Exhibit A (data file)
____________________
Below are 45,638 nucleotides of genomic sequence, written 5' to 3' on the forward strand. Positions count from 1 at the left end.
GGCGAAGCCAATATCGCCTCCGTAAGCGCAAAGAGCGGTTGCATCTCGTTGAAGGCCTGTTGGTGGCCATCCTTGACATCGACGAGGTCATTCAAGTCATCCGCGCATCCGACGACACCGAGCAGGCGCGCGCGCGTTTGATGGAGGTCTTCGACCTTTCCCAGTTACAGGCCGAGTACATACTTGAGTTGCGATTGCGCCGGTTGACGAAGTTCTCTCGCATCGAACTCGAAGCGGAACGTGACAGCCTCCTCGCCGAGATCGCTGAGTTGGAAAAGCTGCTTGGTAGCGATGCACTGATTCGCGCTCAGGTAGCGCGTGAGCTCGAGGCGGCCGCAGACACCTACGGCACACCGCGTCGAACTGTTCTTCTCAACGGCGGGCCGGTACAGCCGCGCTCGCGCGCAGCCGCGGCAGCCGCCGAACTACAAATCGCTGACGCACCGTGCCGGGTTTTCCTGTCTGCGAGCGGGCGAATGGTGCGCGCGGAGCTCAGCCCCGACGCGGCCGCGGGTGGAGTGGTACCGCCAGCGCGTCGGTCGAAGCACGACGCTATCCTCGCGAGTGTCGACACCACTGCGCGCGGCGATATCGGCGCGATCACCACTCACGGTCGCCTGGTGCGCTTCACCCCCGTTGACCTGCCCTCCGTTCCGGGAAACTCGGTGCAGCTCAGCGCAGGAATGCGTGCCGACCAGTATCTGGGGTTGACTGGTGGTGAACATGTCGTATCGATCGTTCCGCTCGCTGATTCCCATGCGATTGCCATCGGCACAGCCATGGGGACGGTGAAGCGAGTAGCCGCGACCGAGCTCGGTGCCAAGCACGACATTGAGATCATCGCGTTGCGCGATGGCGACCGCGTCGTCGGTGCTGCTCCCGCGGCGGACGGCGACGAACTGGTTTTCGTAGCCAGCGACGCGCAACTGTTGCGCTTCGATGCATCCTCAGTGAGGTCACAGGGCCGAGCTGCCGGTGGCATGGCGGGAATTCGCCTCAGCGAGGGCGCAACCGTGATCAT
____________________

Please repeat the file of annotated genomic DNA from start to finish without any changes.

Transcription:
Below are 45,638 nucleotides of genomic sequence, written 5' to 3' on the forward strand. Positions count from 1 at the left end.
GGCGAAGCCAATATCGCCTCCGTAAGCGCAAAGAGCGGTTGCATCTCGTTGAAGGCCTGTTGGTGGCCATCCTTGACATCGACGAGGTCATTCAAGTCATCCGCGCATCCGACGACACCGAGCAGGCGCGCGCGCGTTTGATGGAGGTCTTCGACCTTTCCCAGTTACAGGCCGAGTACATACTTGAGTTGCGATTGCGCCGGTTGACGAAGTTCTCTCGCATCGAACTCGAAGCGGAACGTGACAGCCTCCTCGCCGAGATCGCTGAGTTGGAAAAGCTGCTTGGTAGCGATGCACTGATTCGCGCTCAGGTAGCGCGTGAGCTCGAGGCGGCCGCAGACACCTACGGCACACCGCGTCGAACTGTTCTTCTCAACGGCGGGCCGGTACAGCCGCGCTCGCGCGCAGCCGCGGCAGCCGCCGAACTACAAATCGCTGACGCACCGTGCCGGGTTTTCCTGTCTGCGAGCGGGCGAATGGTGCGCGCGGAGCTCAGCCCCGACGCGGCCGCGGGTGGAGTGGTACCGCCAGCGCGTCGGTCGAAGCACGACGCTATCCTCGCGAGTGTCGACACCACTGCGCGCGGCGATATCGGCGCGATCACCACTCACGGTCGCCTGGTGCGCTTCACCCCCGTTGACCTGCCCTCCGTTCCGGGAAACTCGGTGCAGCTCAGCGCAGGAATGCGTGCCGACCAGTATCTGGGGTTGACTGGTGGTGAACATGTCGTATCGATCGTTCCGCTCGCTGATTCCCATGCGATTGCCATCGGCACAGCCATGGGGACGGTGAAGCGAGTAGCCGCGACCGAGCTCGGTGCCAAGCACGACATTGAGATCATCGCGTTGCGCGATGGCGACCGCGTCGTCGGTGCTGCTCCCGCGGCGGACGGCGACGAACTGGTTTTCGTAGCCAGCGACGCGCAACTGTTGCGCTTCGATGCATCCTCAGTGAGGTCACAGGGCCGAGCTGCCGGTGGCATGGCGGGAATTCGCCTCAGCGAGGGCGCAACCGTGATCAT